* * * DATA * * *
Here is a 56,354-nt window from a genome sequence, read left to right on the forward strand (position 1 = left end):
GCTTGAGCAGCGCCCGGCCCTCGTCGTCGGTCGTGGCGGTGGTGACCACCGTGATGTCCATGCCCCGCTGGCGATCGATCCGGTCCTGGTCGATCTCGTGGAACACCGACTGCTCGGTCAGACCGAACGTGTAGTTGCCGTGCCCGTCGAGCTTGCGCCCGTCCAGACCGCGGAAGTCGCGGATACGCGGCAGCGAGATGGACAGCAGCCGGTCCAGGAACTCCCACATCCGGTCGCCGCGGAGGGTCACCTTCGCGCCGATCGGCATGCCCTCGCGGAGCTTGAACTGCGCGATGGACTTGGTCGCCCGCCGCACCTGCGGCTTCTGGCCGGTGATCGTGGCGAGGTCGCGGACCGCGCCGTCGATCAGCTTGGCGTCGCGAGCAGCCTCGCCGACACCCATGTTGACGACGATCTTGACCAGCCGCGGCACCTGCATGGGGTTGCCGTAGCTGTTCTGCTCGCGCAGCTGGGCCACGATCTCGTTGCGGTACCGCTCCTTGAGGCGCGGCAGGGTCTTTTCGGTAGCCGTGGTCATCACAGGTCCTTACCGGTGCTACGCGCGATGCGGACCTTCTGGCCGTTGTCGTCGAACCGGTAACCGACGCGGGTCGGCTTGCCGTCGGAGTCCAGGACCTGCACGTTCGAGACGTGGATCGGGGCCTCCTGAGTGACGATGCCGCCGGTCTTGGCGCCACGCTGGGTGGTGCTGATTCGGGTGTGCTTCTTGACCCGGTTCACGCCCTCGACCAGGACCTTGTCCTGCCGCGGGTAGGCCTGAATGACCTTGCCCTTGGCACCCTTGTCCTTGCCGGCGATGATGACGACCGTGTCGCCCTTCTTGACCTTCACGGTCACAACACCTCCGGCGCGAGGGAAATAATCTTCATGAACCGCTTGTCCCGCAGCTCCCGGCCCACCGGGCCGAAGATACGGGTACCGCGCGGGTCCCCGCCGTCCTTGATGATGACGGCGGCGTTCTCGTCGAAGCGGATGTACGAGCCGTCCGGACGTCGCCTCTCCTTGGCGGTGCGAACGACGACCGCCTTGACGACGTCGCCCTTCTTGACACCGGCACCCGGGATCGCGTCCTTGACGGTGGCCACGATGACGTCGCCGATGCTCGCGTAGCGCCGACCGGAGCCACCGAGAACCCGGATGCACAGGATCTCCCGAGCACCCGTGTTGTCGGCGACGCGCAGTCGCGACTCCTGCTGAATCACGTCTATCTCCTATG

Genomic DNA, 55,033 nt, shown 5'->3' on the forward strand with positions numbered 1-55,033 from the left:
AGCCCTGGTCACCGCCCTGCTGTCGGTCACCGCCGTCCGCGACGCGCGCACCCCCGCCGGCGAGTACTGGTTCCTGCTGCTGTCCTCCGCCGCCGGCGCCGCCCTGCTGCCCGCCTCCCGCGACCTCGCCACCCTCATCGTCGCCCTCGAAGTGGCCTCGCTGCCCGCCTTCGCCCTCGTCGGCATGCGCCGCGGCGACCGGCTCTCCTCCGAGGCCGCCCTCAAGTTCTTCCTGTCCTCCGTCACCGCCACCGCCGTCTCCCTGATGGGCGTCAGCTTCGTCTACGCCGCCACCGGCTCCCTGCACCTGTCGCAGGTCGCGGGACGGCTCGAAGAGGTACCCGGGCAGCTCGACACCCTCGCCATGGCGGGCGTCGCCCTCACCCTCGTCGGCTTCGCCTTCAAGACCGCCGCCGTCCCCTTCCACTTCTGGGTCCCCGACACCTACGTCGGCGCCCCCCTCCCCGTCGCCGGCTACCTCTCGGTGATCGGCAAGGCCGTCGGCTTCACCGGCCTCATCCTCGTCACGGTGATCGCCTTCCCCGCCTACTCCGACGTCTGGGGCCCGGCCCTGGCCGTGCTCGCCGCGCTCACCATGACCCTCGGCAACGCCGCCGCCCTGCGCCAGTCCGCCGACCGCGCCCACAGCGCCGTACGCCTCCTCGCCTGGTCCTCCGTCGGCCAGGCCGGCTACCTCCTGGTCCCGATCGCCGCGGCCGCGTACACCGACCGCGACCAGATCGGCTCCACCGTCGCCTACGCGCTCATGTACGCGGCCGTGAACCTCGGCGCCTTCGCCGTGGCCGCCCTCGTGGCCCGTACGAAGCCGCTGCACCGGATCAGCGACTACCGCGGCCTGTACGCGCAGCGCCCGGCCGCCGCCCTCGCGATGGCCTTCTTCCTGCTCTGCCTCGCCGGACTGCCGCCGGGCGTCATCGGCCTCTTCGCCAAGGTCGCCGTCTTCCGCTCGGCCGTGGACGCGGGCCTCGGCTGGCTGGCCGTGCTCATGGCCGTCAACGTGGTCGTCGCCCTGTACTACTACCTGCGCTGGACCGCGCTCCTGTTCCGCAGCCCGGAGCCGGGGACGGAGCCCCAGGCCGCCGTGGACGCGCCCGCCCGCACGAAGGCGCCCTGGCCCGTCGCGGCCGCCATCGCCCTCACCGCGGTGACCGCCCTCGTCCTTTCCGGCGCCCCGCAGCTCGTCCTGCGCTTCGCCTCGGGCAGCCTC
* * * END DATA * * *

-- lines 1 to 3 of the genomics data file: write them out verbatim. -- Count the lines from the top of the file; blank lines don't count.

Here is a 56,354-nt window from a genome sequence, read left to right on the forward strand (position 1 = left end):
GCTTGAGCAGCGCCCGGCCCTCGTCGTCGGTCGTGGCGGTGGTGACCACCGTGATGTCCATGCCCCGCTGGCGATCGATCCGGTCCTGGTCGATCTCGTGGAACACCGACTGCTCGGTCAGACCGAACGTGTAGTTGCCGTGCCCGTCGAGCTTGCGCCCGTCCAGACCGCGGAAGTCGCGGATACGCGGCAGCGAGATGGACAGCAGCCGGTCCAGGAACTCCCACATCCGGTCGCCGCGGAGGGTCACCTTCGCGCCGATCGGCATGCCCTCGCGGAGCTTGAACTGCGCGATGGACTTGGTCGCCCGCCGCACCTGCGGCTTCTGGCCGGTGATCGTGGCGAGGTCGCGGACCGCGCCGTCGATCAGCTTGGCGTCGCGAGCAGCCTCGCCGACACCCATGTTGACGACGATCTTGACCAGCCGCGGCACCTGCATGGGGTTGCCGTAGCTGTTCTGCTCGCGCAGCTGGGCCACGATCTCGTTGCGGTACCGCTCCTTGAGGCGCGGCAGGGTCTTTTCGGTAGCCGTGGTCATCACAGGTCCTTACCGGTGCTACGCGCGATGCGGACCTTCTGGCCGTTGTCGTCGAACCGGTAACCGACGCGGGTCGGCTTGCCGTCGGAGTCCAGGACCTGCACGTTCGAGACGTGGATCGGGGCCTCCTGAGTGACGATGCCGCCGGTCTTGGCGCCACGCTGGGTGGTGCTGATTCGGGTGTGCTTCTTGACCCGGTTCACGCCCTCGACCAGGACCTTGTCCTGCCGCGGGTAGGCCTGAATGACCTTGCCCTTGGCACCCTTGTCCTTGCCGGCGATGATGACGACCGTGTCGCCCTTCTTGACCTTCACGGTCACAACACCTCCGGCGCGAGGGAAATAATCTTCATGAACCGCTTGTCCCGCAGCTCCCGGCCCACCGGGCCGAAGATACGGGTACCGCGCGGGTCCCCGCCGTCCTTGATGATGACGGCGGCGTTCTCGTCGAAGCGGATGTACGAGCCGTCCGGACGTCGCCTCTCCTTGGCGGTGCGAACGACGACCGCCTTGACGACGTCGCCCTTCTTGACACCGGCACCCGGGATCGCGTCCTTGACGGTGGCCACGATGACGTCGCCGATGCTCGCGTAGCGCCGACCGGAGCCACCGAGAACCCGGATGCACAGGATCTCCCGAGCACCCGTGTTGTCGGCGACGCGCAGTCGCGACTCCTGCTGAATCACGTCTATCTCCTATG

Genomic DNA, 55,033 nt, shown 5'->3' on the forward strand with positions numbered 1-55,033 from the left: